Boson sampling with single-photon Fock states from a bright solid-state source
L. C. Loredo, M. A. Broome, P. Hilaire, O. Gazzano, I. Sagnes, A. Lemaitre, M. P. Almeida, P. Senellart, A. G. White.
A BosonSampling device is a quantum machine expected to perform tasks intractable for a classical computer, yet requiring minimal non-classical resources as compared to full-scale quantum computers. Photonic implementations to date employed sources based on inefficient processes that only simulate heralded single-photon statistics when strongly reducing emission probabilities. BosonSampling with only single-photon input has thus never been realised. Here, we report on a BosonSampling device operated with a bright solid-state source of highly-pure single-photon Fock states: the emission from an efficient and deterministic quantum dot-micropillar system is demultiplexed into three partially-indistinguishable single-photons, with purity 1−g (2)(0) of 0.990 ± 0.001, interfering in a 6×6 linear optics network. Our demultiplexed source is orders-of-magnitude brighter than current heralded multi-photon sources based on spontaneous parametric down-conversion, allowing us to complete the BosonSampling experiment 100 times faster than previous equivalent implementations. This intrinsic source superiority places BosonSampling with larger photon numbers within near reach.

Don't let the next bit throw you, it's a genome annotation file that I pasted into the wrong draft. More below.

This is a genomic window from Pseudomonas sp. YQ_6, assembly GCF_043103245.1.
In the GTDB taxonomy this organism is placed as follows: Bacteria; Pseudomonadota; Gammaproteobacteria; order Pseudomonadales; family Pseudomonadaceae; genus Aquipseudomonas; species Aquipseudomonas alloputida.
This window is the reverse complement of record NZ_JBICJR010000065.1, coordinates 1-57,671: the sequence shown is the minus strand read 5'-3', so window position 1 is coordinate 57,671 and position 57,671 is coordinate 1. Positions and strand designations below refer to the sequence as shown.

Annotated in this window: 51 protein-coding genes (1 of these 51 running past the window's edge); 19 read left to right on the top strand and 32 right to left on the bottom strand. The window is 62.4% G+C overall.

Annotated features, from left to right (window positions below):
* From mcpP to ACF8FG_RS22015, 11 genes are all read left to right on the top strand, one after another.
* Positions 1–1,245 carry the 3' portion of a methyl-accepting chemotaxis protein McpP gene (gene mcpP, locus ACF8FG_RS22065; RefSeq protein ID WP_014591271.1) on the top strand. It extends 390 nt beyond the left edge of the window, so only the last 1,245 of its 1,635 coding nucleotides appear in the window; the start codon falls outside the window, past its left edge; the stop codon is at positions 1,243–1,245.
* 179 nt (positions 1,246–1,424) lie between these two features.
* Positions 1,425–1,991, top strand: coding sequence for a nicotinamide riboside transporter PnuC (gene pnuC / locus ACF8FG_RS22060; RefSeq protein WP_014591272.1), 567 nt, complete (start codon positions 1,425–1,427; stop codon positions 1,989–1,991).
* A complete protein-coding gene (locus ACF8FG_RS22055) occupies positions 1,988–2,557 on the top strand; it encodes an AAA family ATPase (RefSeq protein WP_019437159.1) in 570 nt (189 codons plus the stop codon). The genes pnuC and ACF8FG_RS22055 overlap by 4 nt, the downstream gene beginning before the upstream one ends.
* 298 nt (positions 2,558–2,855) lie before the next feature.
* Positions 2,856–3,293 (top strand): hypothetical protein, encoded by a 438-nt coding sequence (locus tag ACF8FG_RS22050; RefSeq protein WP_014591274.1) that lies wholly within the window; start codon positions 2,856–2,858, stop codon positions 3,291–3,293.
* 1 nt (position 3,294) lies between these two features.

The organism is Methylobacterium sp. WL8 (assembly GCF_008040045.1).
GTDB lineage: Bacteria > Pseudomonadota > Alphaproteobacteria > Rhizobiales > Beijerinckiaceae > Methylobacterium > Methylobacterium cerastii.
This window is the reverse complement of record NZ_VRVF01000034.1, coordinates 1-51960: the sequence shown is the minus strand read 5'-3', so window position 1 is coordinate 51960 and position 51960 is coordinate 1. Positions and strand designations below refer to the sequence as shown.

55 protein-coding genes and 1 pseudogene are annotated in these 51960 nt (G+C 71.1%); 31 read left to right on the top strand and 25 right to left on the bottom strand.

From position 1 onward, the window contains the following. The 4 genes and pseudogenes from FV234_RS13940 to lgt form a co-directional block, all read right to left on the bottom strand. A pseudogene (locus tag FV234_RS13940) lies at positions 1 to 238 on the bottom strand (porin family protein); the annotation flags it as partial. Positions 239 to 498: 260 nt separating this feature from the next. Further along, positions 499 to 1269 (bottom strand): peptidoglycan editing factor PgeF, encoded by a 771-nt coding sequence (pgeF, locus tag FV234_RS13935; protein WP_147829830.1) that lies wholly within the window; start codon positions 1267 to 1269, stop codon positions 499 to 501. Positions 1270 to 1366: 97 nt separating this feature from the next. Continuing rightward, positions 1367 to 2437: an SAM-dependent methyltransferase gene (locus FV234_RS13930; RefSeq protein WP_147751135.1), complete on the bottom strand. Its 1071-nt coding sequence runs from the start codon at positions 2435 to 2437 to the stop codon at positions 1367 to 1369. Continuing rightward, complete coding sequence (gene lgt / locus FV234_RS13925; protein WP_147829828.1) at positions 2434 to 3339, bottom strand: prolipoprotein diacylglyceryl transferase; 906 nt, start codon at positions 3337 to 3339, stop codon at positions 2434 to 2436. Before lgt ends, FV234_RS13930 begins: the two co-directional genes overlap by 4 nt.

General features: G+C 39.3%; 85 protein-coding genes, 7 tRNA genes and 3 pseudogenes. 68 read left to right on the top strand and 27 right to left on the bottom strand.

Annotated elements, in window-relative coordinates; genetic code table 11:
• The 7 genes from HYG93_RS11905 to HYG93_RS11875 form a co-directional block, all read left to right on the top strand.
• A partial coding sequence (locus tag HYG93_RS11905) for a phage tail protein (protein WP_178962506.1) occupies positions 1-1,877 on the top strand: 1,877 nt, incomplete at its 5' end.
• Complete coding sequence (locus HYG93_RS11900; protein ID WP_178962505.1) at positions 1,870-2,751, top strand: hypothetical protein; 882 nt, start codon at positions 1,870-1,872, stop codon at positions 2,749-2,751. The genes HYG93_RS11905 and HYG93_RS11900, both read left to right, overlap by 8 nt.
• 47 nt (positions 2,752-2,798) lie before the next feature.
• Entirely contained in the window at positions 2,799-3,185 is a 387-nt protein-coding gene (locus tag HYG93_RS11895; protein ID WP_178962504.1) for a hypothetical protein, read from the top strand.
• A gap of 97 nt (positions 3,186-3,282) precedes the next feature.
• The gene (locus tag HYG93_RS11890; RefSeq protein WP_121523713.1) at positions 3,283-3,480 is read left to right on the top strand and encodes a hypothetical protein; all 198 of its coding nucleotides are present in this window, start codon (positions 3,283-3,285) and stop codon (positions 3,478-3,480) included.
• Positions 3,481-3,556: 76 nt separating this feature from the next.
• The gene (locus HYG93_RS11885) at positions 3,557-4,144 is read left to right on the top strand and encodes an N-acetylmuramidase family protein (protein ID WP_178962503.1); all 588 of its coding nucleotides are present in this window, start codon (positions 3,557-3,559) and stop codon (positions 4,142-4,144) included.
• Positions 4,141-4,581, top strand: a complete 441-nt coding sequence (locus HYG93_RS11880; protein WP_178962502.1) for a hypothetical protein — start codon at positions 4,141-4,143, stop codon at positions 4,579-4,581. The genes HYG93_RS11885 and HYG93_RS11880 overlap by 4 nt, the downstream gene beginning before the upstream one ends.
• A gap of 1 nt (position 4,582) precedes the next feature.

Figure: a) Second-order autocorrelation function in log scale. An ideal single-photon Fock state has a g2(0) = 0, here the authors measure g2(0) = 0.010. b) Experimental setup of BosonSampling with a solid-state single photon source. Laser pulses centred at 905 nm excite a quantum-dot embedded in a micropillar cavity, which itself is housed in an optically accessable cryostat (Cryo) system at 13 K. A dichroic mirror (DM), and band-pass filter (BP) with 0.85 nm FWHM are used to isolate the emitted single-photons at 932 nm collected in a single-mode fibre (SMF). A passive demultiplexer composed of beam-splitters with tunable transmittances—half-wave plates (HWP), and polarising beam-splitters (PBS)—and compensating delay lines of 12.5 ns probabilistically converts three consecutive single photons into separate spatial modes, where they are directed into the BosonSampling circuit. The scattering linear network is composed of polarisers (Pol), half-wave plates, a 3×3 non-polarising fibre beam-splitter (FBS), and polarising fibre beam-splitters (PFBS), which in combination form a 6×6 mode network. Six avalanche photo-diodes (APDs) are used at the output to detect up to 3-fold coincidence events.